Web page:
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After four weeks of gains, the market pulls back slightly

Investors had a good run over the past few months, especially the past four weeks, but that good run ended with a groan.

MANHATTAN (CN) — Wall Street took a breather after four straight weeks of gains as indices fell slightly on the heels of a few reports showing weaker sentiment from manufacturers and producers.

Earlier in the week, markets continued their rally, but on Friday that changed, with the Dow Jones Industrial Average losing 292 points at the closing bell – 55 points for the week. The S&P 500 and Nasdaq also fell on Friday to end the week on a losing note, with the former losing 52 points while the latter fell 342 points.

On Monday, the Federal Reserve Bank of New York’s manufacturing index for August fell more than 42 points into negative territory, the second biggest drop the index has seen since its inception in July 2001 and the lowest since May 2020 when it was almost minus 50 points. Not only that, but business activity also fell sharply in the Empire State, with new orders falling to -29.6 from July’s 6.2.

Most analysts grimaced when the report came out. Peter Boockvar, chief investment officer at Bleakley Advisory Services, wrote in a note to investors that “we of course still have many more regional manufacturing surveys to look at to see if this is a one-off event. or not, but such a rate of change is unlikely to be isolated to this region.

He added: “So go ahead and keep debating the semantics of whether we’re in a recession or not, but we should be paying a lot more attention to the trajectory of economic activity and that was an ugly report. “

Equally disappointing was the National Association of Home Builders’ home sales report, which showed existing home sales fell in July to the lowest level since the early days of the Covid-19 pandemic in 2020.

The report also marks the eighth consecutive month of declining builder confidence and the first time since May 2020 that the index has fallen below its breakeven point. The trade group attributed it to higher borrowing costs, ongoing supply chain issues and rising interest rates.

“The Federal Reserve’s monetary policy tightening and persistently high construction costs have caused a housing slump,” NAHB chief economist Robert Dietz said in a statement. “However, as signs are mounting that the inflation rate is near its peak, long-term interest rates have stabilized, which will provide some stability on the demand side of the market in the months ahead. coming.”

Other data points this week were less dismal. Retail sales showed a slight improvement and beat analysts’ expectations, gaining 0.8% month over month in July, according to the US Census Bureau. Total sales from May 2022 to July 2022 increased by 9.2% compared to the same period of 2021.

Some have looked to the data as proof that the US economy is not in recession and that GDP growth will resume in the third quarter. “Consumers remain resilient in the face of persistent inflation,” said Cliff Hodge, chief investment officer at Cornerstone Wealth, though he also noted that, “in an environment where good economic news is bad news for markets, the argument for a new bull market is further diminished.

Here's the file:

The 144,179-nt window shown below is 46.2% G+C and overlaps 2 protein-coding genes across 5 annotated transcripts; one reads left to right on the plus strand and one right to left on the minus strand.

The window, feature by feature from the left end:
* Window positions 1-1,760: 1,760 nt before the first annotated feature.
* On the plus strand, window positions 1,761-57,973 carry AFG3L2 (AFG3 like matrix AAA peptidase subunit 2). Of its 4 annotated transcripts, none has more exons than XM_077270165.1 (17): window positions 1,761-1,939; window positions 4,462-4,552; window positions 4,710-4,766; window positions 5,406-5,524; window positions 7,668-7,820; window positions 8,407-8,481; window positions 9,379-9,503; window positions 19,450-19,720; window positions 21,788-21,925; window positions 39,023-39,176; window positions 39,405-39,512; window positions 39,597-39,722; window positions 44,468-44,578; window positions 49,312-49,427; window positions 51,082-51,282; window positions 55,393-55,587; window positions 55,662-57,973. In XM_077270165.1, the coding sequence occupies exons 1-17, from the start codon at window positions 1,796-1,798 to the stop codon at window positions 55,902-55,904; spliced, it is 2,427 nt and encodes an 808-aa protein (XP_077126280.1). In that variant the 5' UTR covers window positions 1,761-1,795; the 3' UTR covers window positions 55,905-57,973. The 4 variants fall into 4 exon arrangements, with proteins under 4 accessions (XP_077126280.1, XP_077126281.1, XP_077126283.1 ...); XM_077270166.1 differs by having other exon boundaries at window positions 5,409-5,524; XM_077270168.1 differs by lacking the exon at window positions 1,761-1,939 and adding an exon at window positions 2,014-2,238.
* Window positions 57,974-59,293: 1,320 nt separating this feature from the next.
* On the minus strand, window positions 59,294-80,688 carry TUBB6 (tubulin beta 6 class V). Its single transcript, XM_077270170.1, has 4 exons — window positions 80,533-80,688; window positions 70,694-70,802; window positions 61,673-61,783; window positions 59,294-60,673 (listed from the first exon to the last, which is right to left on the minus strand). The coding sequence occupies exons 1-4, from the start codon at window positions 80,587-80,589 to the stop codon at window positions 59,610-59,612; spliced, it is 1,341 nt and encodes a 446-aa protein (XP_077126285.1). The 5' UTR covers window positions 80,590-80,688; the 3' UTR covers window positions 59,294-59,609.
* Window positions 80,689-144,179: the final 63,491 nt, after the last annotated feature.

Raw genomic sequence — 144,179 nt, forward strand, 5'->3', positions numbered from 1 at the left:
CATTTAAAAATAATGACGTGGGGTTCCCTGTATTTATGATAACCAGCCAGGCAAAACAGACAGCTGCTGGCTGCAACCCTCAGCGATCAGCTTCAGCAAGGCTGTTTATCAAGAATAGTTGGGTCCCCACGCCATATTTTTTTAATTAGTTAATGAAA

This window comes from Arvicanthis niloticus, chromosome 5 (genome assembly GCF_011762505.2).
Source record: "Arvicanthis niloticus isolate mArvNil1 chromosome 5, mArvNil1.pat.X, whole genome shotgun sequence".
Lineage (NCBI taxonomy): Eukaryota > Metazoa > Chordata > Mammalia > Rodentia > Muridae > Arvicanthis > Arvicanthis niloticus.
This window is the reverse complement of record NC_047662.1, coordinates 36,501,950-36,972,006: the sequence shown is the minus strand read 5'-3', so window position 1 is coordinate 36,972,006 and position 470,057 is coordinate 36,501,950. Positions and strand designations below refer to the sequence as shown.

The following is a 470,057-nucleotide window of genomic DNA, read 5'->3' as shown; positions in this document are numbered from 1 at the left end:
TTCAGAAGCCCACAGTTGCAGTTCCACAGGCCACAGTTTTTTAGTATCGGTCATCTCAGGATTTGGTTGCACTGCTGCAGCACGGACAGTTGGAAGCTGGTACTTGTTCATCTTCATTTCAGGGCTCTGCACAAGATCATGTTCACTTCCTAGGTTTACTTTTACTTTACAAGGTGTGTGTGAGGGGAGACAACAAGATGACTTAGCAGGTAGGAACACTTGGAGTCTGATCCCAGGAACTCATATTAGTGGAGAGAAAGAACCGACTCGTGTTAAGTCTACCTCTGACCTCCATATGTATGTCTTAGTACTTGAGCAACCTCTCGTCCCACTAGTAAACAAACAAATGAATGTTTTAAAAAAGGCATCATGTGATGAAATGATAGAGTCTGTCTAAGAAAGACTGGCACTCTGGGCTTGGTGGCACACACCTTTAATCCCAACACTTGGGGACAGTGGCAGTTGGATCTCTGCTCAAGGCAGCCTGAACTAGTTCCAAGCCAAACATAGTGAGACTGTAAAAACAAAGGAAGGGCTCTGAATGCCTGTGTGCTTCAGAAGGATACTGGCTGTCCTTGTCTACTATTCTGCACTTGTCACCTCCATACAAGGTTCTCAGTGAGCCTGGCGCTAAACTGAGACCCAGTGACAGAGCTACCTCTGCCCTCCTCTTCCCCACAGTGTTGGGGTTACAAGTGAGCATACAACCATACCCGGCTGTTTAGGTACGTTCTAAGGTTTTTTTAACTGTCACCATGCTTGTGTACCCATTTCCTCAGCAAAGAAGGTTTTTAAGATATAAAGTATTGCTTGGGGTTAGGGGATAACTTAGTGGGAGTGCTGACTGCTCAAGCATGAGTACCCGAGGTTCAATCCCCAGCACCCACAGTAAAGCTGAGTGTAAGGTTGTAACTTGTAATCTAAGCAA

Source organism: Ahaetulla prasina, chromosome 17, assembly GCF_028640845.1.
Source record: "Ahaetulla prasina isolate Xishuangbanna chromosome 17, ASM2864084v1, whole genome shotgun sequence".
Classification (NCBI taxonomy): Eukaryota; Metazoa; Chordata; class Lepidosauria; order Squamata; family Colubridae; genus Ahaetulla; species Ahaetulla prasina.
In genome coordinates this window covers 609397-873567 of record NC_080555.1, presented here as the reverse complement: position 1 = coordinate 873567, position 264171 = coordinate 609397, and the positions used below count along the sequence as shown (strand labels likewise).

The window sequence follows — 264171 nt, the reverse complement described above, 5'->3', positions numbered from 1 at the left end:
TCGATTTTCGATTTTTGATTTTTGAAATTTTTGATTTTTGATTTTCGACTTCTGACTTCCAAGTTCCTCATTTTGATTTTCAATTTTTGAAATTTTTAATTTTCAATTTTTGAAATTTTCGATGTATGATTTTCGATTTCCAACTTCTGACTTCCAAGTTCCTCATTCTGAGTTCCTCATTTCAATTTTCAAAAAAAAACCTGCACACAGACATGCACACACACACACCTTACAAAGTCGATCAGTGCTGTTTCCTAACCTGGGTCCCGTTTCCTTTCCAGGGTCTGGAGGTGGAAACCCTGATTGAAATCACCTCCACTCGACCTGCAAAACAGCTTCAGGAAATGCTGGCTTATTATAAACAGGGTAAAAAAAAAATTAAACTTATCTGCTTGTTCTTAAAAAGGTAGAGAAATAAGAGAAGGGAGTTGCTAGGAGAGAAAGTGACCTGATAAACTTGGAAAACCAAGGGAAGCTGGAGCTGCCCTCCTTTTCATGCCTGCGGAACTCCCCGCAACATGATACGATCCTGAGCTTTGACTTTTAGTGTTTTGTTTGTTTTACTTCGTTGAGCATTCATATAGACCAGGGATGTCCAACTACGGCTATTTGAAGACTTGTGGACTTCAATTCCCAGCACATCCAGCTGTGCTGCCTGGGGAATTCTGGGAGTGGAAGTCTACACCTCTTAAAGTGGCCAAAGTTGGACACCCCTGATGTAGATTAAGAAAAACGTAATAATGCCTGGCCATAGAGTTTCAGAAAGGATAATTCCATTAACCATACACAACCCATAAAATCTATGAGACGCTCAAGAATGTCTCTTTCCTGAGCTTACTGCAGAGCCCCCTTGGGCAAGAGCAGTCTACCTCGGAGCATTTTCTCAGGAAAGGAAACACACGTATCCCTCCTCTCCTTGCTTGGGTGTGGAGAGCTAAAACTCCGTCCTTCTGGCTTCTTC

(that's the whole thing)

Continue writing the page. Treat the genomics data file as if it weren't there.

Others, like Boockvar, say retail sales gains were driven by inflation, not volume, as retail gains largely kept pace with price increases. Inflation ending in July 2022 is up 8.5% since May 2021, roughly the same amount as retail sales over this period.

Undoubtedly, however, the data is showing some good nuggets, as falling gasoline prices over the past few months have helped keep most retail sectors strong. Michael Pearce of Capital Economics wrote that the May retail sales revisions underscore that “consumption growth has held up better than previously thought and suggests that risks to our forecast that GDP growth will rebound to 2% in the third quarter are on the rise”.

Minutes from last month’s Fed meeting also failed to allay some investor concerns. During this meeting, the central bank raised interest rates by 0.75%, its second of the year in its attempt to aggressively curb inflation. Experts all but guarantee the Fed will hike rates again at its late September meeting to bring the fed funds interest rate back to a “neutral level”, although debate exists over whether that means another 75 basis points or simply a 50-. increase in basis points.

According to the minutes of the Fed’s July 26-27 meeting, “some participants noted that the real fed funds rate would likely still be below near-term neutral levels following this meeting’s policy rate hike,” indicating that some Fed members remain hawkish. Other members clearly remain dovish, as the minutes note that due to the “ever-changing nature of the economic environment,” the Fed may tighten rates “more than necessary to restore price stability.”

Experts are now focusing on the highly anticipated Fed meeting in Jackson Hole in September to glean more clues about the direction the central bank plans to take on interest rates by the end of 2022.

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